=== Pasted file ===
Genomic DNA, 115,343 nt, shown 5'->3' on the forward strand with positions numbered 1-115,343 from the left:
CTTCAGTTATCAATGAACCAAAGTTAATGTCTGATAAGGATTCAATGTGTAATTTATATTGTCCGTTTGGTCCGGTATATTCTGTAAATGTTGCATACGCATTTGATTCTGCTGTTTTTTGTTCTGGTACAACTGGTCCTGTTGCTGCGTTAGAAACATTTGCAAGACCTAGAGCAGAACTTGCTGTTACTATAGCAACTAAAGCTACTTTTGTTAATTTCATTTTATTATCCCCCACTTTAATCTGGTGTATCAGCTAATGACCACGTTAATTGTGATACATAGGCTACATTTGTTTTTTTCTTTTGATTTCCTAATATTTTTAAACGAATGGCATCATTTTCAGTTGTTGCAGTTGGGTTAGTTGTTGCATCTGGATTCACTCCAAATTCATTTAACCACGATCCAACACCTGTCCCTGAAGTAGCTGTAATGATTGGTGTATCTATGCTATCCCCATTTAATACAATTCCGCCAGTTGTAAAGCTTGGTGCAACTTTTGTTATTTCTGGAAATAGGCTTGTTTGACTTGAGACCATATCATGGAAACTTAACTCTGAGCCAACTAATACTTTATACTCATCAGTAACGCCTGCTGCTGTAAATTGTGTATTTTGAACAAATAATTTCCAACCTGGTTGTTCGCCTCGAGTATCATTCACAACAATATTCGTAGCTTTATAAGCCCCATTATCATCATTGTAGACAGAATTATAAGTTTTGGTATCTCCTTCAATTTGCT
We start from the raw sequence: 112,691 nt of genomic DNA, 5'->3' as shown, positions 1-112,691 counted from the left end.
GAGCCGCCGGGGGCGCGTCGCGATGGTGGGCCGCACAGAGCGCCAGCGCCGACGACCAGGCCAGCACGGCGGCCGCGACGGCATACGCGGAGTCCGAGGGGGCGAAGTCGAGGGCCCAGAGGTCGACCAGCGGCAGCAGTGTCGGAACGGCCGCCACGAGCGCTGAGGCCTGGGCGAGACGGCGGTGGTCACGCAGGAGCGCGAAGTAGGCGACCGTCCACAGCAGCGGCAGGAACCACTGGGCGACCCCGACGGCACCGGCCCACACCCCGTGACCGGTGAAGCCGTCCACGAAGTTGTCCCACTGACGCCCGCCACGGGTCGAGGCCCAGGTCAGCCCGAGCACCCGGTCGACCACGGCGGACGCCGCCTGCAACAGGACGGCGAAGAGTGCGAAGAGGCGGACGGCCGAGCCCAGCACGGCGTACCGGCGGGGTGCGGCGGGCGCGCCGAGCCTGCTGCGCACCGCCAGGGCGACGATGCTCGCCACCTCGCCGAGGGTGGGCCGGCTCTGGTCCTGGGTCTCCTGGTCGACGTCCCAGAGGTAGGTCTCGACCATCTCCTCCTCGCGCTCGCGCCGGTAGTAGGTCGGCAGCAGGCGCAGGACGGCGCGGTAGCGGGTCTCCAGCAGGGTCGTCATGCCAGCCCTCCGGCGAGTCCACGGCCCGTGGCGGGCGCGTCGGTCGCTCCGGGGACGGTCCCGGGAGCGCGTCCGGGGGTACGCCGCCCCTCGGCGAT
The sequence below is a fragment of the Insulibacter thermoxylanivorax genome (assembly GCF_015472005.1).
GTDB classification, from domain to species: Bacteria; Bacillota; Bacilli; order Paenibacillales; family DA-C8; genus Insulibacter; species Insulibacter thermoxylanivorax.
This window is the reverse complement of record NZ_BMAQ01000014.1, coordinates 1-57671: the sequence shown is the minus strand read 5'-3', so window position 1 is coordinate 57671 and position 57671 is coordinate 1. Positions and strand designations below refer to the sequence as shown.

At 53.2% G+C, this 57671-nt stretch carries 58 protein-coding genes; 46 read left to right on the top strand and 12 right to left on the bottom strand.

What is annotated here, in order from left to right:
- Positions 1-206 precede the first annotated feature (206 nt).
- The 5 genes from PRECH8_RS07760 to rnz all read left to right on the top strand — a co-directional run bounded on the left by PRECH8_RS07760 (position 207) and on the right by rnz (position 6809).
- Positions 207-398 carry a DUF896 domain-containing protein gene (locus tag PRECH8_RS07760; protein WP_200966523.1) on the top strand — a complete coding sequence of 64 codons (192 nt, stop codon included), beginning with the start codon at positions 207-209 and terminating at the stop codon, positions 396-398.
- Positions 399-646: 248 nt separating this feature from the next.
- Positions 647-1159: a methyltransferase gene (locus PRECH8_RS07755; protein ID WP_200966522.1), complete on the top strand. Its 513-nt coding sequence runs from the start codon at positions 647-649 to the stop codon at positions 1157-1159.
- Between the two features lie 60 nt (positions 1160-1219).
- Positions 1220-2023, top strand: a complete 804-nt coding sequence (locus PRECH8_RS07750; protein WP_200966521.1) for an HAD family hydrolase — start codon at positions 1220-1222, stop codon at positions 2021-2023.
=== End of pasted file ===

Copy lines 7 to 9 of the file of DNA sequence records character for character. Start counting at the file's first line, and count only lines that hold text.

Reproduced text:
This window is the reverse complement of record NZ_BMAQ01000014.1, coordinates 1-57671: the sequence shown is the minus strand read 5'-3', so window position 1 is coordinate 57671 and position 57671 is coordinate 1. Positions and strand designations below refer to the sequence as shown.

At 53.2% G+C, this 57671-nt stretch carries 58 protein-coding genes; 46 read left to right on the top strand and 12 right to left on the bottom strand.

What is annotated here, in order from left to right: